at consequence of sound.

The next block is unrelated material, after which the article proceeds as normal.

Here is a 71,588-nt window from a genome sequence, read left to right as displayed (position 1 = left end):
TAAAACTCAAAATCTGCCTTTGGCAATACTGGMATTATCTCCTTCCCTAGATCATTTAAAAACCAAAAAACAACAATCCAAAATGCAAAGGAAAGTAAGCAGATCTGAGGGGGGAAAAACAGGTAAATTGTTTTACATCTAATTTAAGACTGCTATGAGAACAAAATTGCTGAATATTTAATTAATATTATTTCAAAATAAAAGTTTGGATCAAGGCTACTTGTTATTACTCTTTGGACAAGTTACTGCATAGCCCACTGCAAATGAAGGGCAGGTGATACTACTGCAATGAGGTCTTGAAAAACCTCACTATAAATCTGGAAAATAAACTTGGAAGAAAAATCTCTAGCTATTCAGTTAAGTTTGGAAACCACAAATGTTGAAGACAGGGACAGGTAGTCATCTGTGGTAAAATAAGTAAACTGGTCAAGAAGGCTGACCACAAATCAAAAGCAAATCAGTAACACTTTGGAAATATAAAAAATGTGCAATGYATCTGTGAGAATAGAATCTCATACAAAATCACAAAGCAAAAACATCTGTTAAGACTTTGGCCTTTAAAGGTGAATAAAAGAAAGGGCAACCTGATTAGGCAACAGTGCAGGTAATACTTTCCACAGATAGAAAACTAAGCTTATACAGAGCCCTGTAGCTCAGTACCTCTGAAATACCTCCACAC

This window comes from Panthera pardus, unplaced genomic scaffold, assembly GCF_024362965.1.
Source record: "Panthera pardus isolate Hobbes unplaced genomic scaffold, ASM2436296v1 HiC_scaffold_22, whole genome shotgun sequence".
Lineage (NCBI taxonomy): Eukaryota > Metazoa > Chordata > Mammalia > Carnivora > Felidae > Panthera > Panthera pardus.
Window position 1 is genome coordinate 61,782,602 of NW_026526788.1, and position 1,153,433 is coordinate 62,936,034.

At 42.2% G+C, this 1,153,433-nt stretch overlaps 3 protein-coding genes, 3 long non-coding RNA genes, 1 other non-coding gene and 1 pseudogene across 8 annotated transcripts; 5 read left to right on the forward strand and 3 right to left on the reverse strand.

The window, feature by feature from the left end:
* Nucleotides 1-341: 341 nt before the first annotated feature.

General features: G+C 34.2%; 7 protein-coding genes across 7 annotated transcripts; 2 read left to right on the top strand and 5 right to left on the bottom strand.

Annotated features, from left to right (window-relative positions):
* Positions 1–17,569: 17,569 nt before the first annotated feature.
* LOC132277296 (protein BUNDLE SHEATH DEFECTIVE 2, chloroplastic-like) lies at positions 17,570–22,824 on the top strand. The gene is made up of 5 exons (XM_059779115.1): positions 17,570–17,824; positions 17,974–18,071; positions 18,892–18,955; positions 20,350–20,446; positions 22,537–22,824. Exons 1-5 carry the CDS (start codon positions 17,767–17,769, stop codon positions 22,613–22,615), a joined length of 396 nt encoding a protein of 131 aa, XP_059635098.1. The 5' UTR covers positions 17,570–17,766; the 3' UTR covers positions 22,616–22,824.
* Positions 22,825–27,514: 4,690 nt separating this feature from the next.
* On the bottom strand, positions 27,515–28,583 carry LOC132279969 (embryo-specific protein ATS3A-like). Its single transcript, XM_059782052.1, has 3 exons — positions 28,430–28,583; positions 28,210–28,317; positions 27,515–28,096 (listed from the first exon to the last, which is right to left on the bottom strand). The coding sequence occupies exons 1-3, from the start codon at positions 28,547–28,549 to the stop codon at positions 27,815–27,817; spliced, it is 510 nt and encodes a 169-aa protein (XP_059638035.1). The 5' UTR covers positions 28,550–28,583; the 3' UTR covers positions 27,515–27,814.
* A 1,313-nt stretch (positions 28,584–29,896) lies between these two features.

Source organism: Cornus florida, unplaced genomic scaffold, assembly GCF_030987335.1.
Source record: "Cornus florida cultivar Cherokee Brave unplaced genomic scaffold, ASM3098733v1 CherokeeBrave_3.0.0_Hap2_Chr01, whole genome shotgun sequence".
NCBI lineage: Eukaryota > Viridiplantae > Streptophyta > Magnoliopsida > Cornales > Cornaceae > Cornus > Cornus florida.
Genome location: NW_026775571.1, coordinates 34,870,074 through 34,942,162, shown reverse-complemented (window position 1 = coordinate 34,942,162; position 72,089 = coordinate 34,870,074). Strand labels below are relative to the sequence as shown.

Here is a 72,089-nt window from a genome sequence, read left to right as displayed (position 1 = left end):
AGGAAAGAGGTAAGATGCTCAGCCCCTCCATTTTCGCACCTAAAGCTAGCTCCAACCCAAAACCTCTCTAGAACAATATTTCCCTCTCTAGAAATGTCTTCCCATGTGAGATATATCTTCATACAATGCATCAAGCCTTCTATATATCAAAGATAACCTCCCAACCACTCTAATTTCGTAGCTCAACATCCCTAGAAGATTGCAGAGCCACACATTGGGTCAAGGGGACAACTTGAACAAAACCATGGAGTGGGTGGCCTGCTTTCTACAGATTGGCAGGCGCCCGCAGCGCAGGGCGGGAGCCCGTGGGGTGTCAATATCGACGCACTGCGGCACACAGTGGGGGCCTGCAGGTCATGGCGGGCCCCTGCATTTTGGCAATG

There is something in Byrne’s impressionistic lyrics that touches people — especially, it seems, young people. “I’m just an animal looking for a home,” he sings, and who among us hasn’t felt that way in the post-graduate haze of our early twenties? Perhaps this is why, no matter how many covers of the song have surfaced over the years, each version seems to belong distinctly to its singer. Everyone who sings it sings from a personal place and means it in a way that only he can. Nearly 20 years after its original release, “This Must Be the Place” has become something greater than the sum of its parts, some pop culture version of a hymn or a cherished lullaby. It connects us not only to the beauty of the music itself, but also to all the people who have ever loved it or clung to it in a moment of joy or sadness.

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